The annual Take Back the Night event occurred April 24 at the Student Center, with students calling to raise awareness and talk about sexual assault policies.
“We want to use it as a way to raise awareness,” junior Sam Lowy, an organizer of the event, said. “We also want people to get together to talk about change.”
The event began with a student-led rally at the James Egan statue outside of the Student Center, where numerous speakers discussed accountability on the behalf of DePaul, ending rape culture, domestic violence and transforming anger into change, among other issues, to a large group consisting of both students and staff members.
“We chose the speakers based on who we knew and liked, and who would have something smart to say,” Lowy said. “We also chose speakers who would contribute to a diverse discussion on these issues,” sophomore Laura Springman, another organizer of Take Back the Night, added.
After the planned speakers, the crowd gathered outside of the Student Center and passed around the megaphone to let others speak on issues related to sexual abuse.
A rape survivor at DePaul University spoke about her experience, and discussed her anger at the banners placed in Arts and Letters April 23, blaming the athletics department for not taking accountability for sexual assault.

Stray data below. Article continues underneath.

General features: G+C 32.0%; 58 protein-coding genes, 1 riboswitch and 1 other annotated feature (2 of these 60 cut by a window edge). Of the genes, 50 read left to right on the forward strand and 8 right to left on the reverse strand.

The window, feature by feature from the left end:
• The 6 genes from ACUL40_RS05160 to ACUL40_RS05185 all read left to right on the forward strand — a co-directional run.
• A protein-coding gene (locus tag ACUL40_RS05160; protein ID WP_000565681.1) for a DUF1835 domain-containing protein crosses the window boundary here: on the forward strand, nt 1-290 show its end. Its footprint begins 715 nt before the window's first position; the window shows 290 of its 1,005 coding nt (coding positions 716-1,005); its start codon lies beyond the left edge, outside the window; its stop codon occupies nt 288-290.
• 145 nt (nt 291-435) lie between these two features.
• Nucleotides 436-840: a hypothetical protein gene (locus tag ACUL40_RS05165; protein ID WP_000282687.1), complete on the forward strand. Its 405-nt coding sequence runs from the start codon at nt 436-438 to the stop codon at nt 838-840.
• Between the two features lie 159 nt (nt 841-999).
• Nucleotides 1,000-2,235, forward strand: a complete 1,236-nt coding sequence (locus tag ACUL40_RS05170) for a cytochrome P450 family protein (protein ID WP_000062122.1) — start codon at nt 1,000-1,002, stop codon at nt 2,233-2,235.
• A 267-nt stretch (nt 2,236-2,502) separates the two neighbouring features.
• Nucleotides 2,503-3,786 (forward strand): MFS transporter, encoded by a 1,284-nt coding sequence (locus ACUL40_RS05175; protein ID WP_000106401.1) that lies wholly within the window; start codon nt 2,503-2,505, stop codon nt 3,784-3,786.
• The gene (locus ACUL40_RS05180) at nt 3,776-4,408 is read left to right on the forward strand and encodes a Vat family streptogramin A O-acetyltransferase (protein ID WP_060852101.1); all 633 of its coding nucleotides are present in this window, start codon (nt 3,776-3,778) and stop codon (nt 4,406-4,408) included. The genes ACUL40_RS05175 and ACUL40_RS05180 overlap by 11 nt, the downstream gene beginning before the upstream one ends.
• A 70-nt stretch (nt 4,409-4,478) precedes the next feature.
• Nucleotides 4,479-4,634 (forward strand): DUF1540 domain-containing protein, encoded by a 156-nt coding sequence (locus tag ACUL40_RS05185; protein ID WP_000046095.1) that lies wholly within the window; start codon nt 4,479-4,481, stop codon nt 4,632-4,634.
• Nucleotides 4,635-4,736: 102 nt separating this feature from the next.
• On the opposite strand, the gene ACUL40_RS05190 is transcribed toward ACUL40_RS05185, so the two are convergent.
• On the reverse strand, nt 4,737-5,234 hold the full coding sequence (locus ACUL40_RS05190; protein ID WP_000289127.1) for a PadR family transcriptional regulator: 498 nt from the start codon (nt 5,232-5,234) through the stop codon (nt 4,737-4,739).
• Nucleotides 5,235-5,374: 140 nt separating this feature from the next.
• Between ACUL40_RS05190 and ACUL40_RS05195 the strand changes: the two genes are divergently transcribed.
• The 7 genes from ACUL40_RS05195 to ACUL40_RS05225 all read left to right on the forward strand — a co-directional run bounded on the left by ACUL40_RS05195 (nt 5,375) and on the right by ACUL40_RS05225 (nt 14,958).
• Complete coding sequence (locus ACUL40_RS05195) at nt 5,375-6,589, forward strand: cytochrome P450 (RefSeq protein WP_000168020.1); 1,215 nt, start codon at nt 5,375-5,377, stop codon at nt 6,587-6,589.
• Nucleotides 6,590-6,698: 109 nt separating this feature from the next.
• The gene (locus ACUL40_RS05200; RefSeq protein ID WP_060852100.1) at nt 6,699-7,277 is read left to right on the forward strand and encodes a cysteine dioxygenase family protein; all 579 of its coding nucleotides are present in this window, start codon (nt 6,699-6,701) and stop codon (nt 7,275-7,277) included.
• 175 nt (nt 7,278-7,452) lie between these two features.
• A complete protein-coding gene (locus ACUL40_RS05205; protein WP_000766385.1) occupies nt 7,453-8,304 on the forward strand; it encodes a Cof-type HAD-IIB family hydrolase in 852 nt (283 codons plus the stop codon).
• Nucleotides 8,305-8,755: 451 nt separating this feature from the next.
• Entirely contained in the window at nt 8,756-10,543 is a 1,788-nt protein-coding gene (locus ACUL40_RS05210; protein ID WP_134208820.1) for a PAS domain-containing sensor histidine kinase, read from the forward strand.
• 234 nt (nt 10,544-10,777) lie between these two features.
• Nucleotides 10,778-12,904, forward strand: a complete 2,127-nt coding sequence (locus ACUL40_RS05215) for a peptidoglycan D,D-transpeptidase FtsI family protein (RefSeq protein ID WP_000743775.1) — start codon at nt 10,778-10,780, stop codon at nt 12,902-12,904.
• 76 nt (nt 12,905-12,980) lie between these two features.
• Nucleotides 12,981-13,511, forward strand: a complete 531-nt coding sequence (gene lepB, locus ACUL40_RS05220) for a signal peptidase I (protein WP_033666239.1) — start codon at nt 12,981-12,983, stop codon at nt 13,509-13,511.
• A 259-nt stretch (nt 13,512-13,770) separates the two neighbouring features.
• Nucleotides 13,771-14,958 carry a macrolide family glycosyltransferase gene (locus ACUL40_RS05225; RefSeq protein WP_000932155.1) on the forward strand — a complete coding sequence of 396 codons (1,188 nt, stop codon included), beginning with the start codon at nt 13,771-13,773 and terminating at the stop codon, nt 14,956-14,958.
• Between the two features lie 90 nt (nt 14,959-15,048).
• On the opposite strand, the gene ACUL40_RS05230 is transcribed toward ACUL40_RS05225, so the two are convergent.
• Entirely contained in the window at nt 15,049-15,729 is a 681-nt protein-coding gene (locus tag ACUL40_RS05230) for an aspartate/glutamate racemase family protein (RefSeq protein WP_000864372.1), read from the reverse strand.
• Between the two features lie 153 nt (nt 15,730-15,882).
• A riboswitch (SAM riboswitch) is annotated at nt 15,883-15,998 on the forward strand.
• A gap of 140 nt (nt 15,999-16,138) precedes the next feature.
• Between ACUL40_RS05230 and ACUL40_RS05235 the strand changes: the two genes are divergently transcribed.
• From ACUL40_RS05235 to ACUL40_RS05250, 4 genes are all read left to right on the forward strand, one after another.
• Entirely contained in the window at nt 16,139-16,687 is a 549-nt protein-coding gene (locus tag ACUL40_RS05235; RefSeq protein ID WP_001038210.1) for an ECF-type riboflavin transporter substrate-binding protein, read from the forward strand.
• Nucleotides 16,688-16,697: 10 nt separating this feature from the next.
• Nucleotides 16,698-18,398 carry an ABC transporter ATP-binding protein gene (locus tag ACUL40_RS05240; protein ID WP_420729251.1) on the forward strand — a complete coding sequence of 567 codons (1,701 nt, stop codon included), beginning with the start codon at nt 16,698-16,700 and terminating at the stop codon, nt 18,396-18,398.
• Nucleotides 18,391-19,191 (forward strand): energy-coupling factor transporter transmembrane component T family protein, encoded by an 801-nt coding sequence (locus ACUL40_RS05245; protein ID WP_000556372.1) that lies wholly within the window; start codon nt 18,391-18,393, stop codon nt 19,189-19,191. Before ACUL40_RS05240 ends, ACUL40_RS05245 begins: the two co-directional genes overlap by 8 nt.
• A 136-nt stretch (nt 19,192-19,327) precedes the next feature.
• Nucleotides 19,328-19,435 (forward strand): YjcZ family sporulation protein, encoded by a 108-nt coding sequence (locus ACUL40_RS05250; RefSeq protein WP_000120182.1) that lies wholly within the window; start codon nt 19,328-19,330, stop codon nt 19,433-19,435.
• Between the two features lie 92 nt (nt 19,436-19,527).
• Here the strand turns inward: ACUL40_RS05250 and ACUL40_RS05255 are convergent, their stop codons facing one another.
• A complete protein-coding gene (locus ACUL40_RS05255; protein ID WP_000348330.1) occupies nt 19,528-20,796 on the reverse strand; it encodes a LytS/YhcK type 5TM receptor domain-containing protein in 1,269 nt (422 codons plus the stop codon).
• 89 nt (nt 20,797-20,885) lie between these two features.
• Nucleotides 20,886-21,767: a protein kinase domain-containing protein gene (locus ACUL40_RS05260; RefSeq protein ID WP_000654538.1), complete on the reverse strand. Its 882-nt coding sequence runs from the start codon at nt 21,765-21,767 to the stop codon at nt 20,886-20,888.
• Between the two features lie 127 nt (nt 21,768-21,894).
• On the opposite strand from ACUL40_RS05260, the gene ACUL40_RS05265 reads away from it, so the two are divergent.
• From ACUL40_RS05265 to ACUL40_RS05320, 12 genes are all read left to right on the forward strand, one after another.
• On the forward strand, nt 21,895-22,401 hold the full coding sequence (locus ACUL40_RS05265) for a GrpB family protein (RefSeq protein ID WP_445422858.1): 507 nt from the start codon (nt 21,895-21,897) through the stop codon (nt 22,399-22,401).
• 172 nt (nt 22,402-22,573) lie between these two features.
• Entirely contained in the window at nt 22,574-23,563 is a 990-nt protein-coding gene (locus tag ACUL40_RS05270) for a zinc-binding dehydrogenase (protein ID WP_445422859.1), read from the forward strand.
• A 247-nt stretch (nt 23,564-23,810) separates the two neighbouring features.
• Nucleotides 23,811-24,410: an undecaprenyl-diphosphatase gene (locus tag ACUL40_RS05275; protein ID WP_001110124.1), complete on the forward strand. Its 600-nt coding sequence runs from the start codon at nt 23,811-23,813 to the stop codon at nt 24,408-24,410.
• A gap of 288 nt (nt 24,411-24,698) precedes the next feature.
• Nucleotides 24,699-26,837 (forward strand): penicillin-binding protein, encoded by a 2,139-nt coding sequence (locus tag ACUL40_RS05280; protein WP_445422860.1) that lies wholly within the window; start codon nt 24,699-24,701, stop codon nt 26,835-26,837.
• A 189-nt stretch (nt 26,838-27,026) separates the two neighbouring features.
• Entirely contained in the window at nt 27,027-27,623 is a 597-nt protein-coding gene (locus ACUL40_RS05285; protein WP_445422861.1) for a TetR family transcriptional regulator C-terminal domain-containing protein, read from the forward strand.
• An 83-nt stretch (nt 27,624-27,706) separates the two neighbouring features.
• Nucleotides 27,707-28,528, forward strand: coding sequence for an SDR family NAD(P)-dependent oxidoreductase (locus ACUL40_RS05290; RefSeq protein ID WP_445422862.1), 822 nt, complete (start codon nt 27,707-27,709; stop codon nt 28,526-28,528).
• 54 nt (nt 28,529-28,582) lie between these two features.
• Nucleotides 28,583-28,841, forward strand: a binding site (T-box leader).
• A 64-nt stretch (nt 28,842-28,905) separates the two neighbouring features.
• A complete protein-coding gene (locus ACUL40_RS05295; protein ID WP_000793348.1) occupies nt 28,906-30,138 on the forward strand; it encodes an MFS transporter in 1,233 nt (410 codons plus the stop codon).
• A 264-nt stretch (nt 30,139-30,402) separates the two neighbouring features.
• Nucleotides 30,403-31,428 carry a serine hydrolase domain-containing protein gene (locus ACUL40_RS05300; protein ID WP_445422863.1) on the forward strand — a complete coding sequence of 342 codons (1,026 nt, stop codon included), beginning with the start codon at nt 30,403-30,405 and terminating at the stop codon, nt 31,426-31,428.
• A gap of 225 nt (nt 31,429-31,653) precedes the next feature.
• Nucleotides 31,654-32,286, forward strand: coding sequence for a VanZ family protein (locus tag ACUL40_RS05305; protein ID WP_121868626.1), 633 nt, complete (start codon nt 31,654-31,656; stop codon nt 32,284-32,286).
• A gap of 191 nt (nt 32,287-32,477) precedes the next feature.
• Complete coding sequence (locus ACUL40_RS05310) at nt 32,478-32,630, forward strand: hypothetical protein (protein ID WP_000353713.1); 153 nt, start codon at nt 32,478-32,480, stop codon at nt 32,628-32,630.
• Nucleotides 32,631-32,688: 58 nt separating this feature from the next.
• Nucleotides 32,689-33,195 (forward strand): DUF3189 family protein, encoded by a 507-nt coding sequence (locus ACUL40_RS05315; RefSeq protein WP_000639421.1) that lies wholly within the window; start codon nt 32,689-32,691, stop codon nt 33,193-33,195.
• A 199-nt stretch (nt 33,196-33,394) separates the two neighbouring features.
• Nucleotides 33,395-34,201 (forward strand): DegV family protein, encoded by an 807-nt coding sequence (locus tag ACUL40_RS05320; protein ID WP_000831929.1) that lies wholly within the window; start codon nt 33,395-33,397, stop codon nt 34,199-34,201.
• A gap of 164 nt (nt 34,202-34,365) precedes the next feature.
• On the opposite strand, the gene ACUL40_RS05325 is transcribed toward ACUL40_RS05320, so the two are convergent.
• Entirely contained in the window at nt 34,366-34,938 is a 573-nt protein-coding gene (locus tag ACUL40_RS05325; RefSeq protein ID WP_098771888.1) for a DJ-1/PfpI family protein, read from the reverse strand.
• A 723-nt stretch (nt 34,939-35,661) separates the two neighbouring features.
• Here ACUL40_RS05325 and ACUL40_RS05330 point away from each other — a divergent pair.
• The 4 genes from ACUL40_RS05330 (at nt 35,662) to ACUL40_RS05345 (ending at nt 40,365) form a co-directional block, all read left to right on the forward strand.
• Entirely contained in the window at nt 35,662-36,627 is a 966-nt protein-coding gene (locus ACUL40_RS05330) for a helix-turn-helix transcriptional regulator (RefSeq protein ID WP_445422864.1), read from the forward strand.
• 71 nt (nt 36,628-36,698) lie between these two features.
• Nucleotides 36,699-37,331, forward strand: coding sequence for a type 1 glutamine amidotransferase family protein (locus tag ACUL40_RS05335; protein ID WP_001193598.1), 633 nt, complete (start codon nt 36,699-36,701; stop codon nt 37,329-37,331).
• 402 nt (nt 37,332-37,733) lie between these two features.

“I chose to speak because I was mad at the signs,” the survivor said. “People like to make big claims, but they don’t understand what actually happened.”
Although much of the focus at the event was on how DePaul does not address rape culture or take accountability, the survivor was happy with how DePaul dealt with her attack.
“I have never been more proud to be a DePaul student,” she remarked. “Honestly, I’m glad that it happened to me [instead of someone else], because I am not the type of person who just lets things happen to me.”
The rally led into a march around the campus, beginning at the Student Center, and passing by many of the dorms and down Fullerton Avenue. The march was filled with chants promoting sexual consent and the end of patriarchy, ending with the phrase: “We have the power, we have the might! Take back the streets! Take back the night!”
DePaul Public Safety blocked off parts of Clifton Avenue and Belden Avenue in order to facilitate the planned march.
The event culminated in peace circles, facilitated by Dr. Ann Russo of the Women and Gender Studies Department and members of Building Communities, Ending Violence, a group of DePaul community members working towards ending oppression and violence in communities. The peace circles consisted of a conversation on numerous issues, through discussions in small groups, and hosted approximately 50 students.
One of the overall goals of the night was to create discussion on campus about the end of rape culture at DePaul.
“Rape culture works to make the issue [of sexual assault]invisible, to minimize its impact, to blame and shame the victim rather than to hold the person who chose to rape accountable, and to generally push it under the rug rather than to address it,” Dr. Ann Russo said.
The organizers were encouraged that their event would help to promote change in policies at DePaul regarding sexual assault.
“People want to distance themselves from the issue,” Springman said. “But this is an issue at DePaul, and we want people to talk about it.”